Whatever else this decade brought (coming of age? loss of innocence? the beginnings of a hard and crusty veneer of bitterness and jaded cynicism?), this was definitely the decade of travel. The decade of three visas and dozens of trans-continental plane flights, countless hours spent cramped and desperate and definitely not sleeping in a metal tube hurtling over the Atlantic. Dozens of stamps, back when they still did arcane things like stamp your passport. Heathrow, Gatwick, Lyon, Roissy-Charles de Gaulle. All of that evidence gone, forfeited for the privilege of a pristine, blank, new passport with no history, no story. All those stamps, all that evidence of another life lived, gone for good. So you know I had to document it.



In 2001 I arrived in France for the first time, apart from a whirl-wind 36 hours in high school, sandwiched in between Spain and Italy, feeling almost like an afterthought. In 2001 I arrived in France for the first time that counts, landed at Lyon's Saint Exupery Airport, and I only regret that nothing can ever possibly seem that new and different and exciting again. I lived with a host family. I took public transportation for the first time in my life. One day on the bus, heading home after an appointment at the coiffeur, a boy leaned over and sniffed my hair. I narrowed my eyes and shot him my best I-am-not-to-be-trifled with look, a look I aparently had years to go before perfecting, because instead of taking the hint he started talking to me. "It's not the 1960s, ya know," he said, or rather I thought he said, though I couldn't fathom why. "Your jeans?" he said, in response to my blank face. "People don't wear bell bottoms anymore." I glanced down at my faded jeans, the bottoms sloping out gracefully over my sneakers. It was 2001 and the height of the boot cut jeans era. Boot cut, flares, call it what you will (anything but bell bottoms, thank you very much), I had them. Then I looked at his skin-tight denim-clad legs, tucked into his white high-top sneakers, and smirked. The skinny jeans craze was still years away in the U.S., and had he been on my turf he would have been laughed right out of Western Maryland College, right out of the entire Old Navy-loving U.S. of A.

"Well, they are à la mode in the United States," I replied haughtily. (Being French, he of course understood that à la mode means "in fashion," and not "with ice cream.")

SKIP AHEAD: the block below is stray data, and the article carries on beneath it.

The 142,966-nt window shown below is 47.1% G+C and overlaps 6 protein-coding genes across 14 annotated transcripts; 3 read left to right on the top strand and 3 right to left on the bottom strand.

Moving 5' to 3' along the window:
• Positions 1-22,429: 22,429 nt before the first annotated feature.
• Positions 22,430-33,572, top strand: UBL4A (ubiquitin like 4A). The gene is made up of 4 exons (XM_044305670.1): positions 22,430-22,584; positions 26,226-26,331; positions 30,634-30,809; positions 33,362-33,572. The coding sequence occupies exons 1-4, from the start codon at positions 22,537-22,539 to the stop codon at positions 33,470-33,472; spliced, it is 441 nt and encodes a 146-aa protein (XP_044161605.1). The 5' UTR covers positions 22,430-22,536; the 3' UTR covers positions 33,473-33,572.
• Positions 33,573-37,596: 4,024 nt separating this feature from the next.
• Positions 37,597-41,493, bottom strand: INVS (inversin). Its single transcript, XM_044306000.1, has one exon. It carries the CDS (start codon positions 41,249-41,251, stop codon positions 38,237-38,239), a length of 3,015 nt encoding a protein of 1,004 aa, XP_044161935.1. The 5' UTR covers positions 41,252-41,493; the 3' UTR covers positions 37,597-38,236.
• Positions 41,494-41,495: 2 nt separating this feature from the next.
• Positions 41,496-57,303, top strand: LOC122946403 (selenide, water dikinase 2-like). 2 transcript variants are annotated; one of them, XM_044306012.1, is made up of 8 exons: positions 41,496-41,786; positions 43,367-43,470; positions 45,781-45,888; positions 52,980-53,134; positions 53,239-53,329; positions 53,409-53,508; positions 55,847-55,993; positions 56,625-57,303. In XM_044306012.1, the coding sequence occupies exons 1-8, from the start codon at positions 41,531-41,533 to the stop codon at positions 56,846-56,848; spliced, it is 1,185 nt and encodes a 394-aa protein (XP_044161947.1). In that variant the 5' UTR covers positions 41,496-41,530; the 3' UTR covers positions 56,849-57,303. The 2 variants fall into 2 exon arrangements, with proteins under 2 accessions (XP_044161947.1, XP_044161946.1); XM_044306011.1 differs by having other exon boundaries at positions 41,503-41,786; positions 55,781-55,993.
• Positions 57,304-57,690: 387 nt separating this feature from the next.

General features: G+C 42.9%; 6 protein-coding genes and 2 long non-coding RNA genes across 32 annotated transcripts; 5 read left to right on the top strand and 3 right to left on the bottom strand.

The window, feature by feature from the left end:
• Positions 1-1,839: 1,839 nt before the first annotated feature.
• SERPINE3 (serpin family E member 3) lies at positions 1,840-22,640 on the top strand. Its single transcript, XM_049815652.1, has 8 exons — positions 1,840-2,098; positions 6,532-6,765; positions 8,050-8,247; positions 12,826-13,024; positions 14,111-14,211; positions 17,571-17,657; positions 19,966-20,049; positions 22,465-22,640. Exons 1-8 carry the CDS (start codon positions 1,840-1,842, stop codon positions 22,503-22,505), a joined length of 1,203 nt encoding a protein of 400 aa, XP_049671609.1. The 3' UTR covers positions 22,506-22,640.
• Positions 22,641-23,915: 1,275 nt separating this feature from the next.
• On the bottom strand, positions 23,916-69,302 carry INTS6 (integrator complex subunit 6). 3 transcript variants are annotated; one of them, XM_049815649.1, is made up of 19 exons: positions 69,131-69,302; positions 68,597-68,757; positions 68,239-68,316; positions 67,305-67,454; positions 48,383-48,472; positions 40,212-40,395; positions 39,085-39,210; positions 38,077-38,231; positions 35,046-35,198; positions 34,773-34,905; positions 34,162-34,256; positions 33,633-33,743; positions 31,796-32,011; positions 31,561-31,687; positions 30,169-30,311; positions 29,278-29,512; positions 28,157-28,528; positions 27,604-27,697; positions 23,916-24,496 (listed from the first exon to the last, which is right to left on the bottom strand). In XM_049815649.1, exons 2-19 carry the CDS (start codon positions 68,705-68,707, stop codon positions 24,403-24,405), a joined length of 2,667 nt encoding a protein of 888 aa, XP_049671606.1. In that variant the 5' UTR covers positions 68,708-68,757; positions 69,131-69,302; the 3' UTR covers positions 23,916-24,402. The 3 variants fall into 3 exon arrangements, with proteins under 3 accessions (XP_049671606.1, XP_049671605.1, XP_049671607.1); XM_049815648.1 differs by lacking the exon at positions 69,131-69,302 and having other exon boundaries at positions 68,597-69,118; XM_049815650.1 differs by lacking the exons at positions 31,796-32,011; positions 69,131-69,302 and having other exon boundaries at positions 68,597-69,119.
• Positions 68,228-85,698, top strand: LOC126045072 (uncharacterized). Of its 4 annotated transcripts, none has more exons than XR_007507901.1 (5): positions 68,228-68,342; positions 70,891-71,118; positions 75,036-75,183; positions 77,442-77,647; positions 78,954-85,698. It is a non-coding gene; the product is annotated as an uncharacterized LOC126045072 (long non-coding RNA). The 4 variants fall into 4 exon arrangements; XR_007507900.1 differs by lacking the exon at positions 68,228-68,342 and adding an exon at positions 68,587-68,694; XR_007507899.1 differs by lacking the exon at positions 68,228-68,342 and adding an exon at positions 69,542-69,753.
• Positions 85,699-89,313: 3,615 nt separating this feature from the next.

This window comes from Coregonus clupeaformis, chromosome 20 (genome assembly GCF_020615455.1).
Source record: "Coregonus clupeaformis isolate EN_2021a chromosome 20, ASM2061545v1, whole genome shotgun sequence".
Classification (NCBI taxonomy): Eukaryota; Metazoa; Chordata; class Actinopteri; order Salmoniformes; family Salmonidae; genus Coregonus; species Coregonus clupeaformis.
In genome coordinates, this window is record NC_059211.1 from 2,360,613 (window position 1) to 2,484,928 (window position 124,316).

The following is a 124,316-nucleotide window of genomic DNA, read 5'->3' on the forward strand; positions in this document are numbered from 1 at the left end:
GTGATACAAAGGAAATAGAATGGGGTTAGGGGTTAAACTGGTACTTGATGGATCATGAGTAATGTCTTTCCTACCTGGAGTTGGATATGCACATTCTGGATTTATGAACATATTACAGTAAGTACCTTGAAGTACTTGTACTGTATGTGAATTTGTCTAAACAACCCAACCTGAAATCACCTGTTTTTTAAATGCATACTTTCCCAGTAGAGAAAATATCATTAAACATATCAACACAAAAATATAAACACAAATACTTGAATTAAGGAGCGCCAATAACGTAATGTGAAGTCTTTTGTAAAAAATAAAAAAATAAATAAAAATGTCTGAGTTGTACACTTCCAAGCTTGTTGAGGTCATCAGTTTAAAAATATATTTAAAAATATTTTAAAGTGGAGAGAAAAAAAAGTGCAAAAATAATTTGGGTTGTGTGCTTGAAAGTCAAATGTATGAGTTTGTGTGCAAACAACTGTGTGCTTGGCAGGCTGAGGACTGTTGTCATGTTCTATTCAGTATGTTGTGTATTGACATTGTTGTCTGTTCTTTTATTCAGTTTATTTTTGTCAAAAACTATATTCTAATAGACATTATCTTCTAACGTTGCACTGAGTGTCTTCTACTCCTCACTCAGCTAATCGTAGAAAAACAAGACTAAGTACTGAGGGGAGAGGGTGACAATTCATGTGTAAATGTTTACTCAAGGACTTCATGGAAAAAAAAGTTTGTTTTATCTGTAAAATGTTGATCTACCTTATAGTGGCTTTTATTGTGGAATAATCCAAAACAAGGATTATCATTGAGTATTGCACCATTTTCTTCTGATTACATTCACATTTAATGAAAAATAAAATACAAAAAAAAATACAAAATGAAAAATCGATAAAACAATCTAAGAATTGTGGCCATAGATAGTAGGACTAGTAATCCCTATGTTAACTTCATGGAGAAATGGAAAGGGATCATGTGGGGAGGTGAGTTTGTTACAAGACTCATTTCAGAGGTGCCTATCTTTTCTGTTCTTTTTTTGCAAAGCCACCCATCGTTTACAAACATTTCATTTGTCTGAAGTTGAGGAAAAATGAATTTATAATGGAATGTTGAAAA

"Well you are not in the United States," he logically (though a bit irritatingly) replied.

I decided I hated him, though I couldn't help secretly being a little pleased at the fact that I was having an actual encounter with an actual French person. And what's more, I understood him. And more than that, he understood me. I must be making progress.

"So, you are American?" he asked. "East Coast West Coast?" he said in English, now. "Snoop Doggy Dogg?" They surrounded me now, him and his boy gang circled around me like wolves. His earnestly French pronunciation of "Snoop Duggy Dugg," though, made them all seem somehow less menacing.

"Err, yes," I replied. "Um."

"Is it true what they say about President Clinton?" he asked, followed by a lewd gesture. "Have you..." (lewd gesture) "...with President Clinton?" His boy gang snickered in the background. So much for multi-cultural exchange, I thought. In the background a conversation ensued regarding whether or not I was hot, and if so, to what degree. No agreement was reached at this meeting of the minds. Snoop Dogg chimed in with his opinion. "Je te trouve jolie, mais..." he trailed off and waved his hand in a circular motion around his face, his eyes searching and quizzical. This would become a favorite story among all my American study abroad friends, but especially for one girl in particular, who never tired of repeating the punchline, "I find you pretty, but..." with the accompanying vague and yet all-encompassing hand motion, and then cackling in glee. It was official. I hated him and his asshole friends. I shot him a withering glance that I hoped was more effective than my previous don't-mess-with-me glare, and attempted to gaze purposely and meaningfully out the window. To my relief they soon got off the bus, and I was alone with my thoughts and the scent of my freshly washed hair, that had started all of this in the first place.

Over dinner, I told my host parents what had happened, that a boy had smelled my hair on the bus. Or did I accidentally say sniffled? In any case, my host mother interrupted before I was through. "Were they Arabs?" she asked, her tone turned serious.

"What?" I asked. I didn't know why she would be asking. They weren't wearing turbans or flowing robes or riding camels or anything, if that's what she meant. "No, I don't think so," I said. "They were just...no, they weren't."

"What did they look like?" she persisted.

"I don't know," I said. "But they had this accent, it was sort of..." I trailed off, because I didn't know how to say "ghetto."

"They were Arabs," she replied confidently.

"Ok, but..." I couldn't believe how entirely she was missing the point of my story. "I mean, he sniffled my hair. Isn't that weird?"